20% of All Crypto-related Hacks Stem From DeFi in 2020
Image courtesy of Pixabay.

20% of All Crypto-related Hacks Stem From DeFi in 2020

DeFi is a prime target for hackers in 2020. A recent report shows that it accounts for 20% of all market hacks.
Neither the author, Tim Fries, nor this website, The Tokenist, provide financial advice. Please consult our website policy prior to making financial decisions.

The cryptocurrency industry has had a stellar 2020 in most regards and is on the verge of a bull run. But even with a definite growth in maturity, the space has some tough challenges to overcome. Not the least of these are security incidents, which have resulted in millions of dollars lost.

However, unlike in previous years, the rate of hacks and crimes has slowed down in the blockchain space as a whole. DeFi seems to be the new breeding ground for malicious actors. The burgeoning niche has become a target for many hackers, who seek to exploit the mania.

Hacks in the Blockchain Space Have Declined in 2020

CipherTrace, a blockchain intelligence firm, reported just a few days ago that losses from thefts, hacks, and fraud dropped by $1.8 billion from the same time last year. That puts this year’s losses at $2.7 billion so far, as the market lost $4.5 billion in 2019.

There are a few clear reasons as to why the losses have been reduced since 2019. Primarily, exchanges have increased their security, as 2019 saw some large hacks that tarnished reputations. Binance was only one of many exchanges that was hacked, losing a whopping $40 million.

📈 Not sure how Bitcoin works? Learn about Bitcoin investing.

The industry as a whole has stepped in to combat incidents of exploits, direct hacks, and phishing attacks. The market has been compelled to do so with the entry of more hedge funds and a greater swathe of the public.

20% of Hacks in Crypto Space Are From DeFi

However, the CipherTrace report also noted that the number of hacks in the DeFi niche had increased. This is not very surprising, given that the space is very new and that many untested protocols are launching. Several of these hacks are directly a result of unaudited smart contracts that are taken advantage of by bad actors.

Hackers have targeted DeFi because of the amount of money that has moved in 2020, which has tripled from 2019. The untested nature of protocols and the sudden surge have made it easy prey. The tendency of some protocols to launch by forking off of an existing protocol has only added to the problem.

One of the most concerning hacks was bZx — not because of the value lost, but because of the fact that it was hacked three times. It lost over $10 million. Harvest Finance, one of the most recent victims, lost a staggering $34 million, making it one of the most high profile cases of the year.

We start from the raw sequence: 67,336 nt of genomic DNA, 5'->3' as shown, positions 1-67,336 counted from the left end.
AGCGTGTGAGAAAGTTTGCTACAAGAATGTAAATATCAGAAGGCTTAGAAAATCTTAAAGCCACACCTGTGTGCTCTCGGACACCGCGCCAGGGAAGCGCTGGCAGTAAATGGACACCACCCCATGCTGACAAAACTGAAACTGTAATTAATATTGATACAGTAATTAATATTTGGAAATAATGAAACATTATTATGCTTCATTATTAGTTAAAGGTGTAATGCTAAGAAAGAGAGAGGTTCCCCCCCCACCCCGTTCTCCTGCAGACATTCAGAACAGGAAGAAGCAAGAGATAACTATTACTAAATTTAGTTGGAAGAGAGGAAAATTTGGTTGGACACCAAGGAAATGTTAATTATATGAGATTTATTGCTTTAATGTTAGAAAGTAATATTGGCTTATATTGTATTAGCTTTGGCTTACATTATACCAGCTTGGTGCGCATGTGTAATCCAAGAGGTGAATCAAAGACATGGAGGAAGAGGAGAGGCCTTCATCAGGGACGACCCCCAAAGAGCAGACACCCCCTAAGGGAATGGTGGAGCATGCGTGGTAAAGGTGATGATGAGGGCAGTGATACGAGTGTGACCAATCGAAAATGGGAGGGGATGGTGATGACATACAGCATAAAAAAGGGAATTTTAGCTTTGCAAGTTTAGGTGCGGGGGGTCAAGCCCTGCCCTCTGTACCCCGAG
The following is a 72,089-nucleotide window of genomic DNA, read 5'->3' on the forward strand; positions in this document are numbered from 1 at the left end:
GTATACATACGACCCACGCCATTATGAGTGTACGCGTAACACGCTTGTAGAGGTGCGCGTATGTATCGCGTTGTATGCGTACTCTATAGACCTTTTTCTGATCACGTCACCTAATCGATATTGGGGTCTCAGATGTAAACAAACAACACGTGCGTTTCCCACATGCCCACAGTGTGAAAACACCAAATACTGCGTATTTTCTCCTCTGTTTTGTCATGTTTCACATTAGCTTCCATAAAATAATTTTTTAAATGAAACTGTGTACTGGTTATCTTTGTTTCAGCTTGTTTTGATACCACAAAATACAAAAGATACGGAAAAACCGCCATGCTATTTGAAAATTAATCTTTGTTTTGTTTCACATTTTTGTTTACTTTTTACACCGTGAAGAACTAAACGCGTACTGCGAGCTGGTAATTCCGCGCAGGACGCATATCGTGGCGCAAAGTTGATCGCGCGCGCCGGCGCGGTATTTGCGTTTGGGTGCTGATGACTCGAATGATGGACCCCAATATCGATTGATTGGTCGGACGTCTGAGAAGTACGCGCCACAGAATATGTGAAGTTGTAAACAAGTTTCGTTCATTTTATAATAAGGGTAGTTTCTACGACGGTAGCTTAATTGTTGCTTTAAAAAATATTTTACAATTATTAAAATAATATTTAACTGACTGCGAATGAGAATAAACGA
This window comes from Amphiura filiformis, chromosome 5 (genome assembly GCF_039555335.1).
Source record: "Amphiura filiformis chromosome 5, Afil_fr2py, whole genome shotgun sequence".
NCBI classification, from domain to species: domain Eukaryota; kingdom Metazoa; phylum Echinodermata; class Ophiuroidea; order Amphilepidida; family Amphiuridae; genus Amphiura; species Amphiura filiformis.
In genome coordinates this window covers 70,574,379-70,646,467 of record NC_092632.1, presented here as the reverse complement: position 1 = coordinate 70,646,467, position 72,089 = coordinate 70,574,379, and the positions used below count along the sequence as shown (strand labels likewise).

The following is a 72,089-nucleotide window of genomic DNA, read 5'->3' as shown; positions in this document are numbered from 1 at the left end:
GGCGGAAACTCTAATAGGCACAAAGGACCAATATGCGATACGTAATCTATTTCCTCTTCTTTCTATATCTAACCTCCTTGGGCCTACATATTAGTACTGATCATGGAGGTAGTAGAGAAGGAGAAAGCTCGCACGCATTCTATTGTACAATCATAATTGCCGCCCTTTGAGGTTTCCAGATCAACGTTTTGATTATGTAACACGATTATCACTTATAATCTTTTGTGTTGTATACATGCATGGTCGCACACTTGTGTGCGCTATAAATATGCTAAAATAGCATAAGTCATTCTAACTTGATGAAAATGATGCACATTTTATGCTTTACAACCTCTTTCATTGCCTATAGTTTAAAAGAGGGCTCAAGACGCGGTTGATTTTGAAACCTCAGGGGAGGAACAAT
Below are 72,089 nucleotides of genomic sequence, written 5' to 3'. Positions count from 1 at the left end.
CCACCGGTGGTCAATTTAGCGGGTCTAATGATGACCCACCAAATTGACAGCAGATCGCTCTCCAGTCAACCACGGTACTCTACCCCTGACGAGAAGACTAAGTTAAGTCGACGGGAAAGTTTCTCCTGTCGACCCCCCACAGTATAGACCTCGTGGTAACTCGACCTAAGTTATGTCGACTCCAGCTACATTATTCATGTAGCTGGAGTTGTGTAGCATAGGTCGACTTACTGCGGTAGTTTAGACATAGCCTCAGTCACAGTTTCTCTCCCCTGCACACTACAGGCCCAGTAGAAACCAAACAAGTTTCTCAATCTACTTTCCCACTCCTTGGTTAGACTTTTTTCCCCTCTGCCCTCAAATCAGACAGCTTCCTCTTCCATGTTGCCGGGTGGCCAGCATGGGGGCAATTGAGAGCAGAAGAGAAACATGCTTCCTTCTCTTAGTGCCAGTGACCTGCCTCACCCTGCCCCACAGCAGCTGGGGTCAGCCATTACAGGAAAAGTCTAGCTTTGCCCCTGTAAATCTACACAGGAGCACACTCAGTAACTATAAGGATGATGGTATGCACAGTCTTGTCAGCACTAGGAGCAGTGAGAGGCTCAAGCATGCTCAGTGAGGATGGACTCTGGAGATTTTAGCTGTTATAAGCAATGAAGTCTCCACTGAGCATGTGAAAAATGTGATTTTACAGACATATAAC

The hacks are significant enough to account for 20% of all losses in 2020 — a massive jump from the insignificant ons in 2019. That puts total losses at about $100 million, at least according to CipherTrace.

In addition to hacks, there is the issue of unaudited code. The YAM Finance protocol, another yield farming scheme, possessed a bug that saw $500,000 permanently locked away. These occur only because the smart contracts are not audited well enough — if at all.

DeFi is Learning Lessons

But DeFi also appears to have learned its lesson. With many early pains mostly out of the way, teams now understand that it is vital that all code is audited. More companies are offering security services to DeFi projects, which is now established as a mainstay of the market.

Did you know: Several of the leading cryptocurrencies are now available through the top stock market apps.

Some protocols have begun to put in place insurance funds to ensure that investors’ capital is protected. Almost all are now auditing their code and emphasizing it to investors, who take it as a major sign of safety.

The end result is that projects will show more reservation before launching a new protocol. The DeFi mania seems to be subsiding and with it the end of massive inflows of cash. Investors have mellowed their expectations and projects are now bolstering basic infrastructure — putting DeFi in a phase of maturity.


While it’s disappointing that hacks have occurred at all, it is not surprising given the newness and nascency of the space. These are growing pains, and the sooner they are dealt with, the better. Projects in the DeFi space have made it a point to audit their contracts and not release developments before they’re ready.

The DeFi craze has largely subsided, even if it is at its all-time high in terms of total locked in value. We will now see the market grow at a slower pace, paying more attention to fundamental features that protect investors.

Do you think there will be a massive improvement in crypto security next year? How will DeFi change? Let us know in the comments below.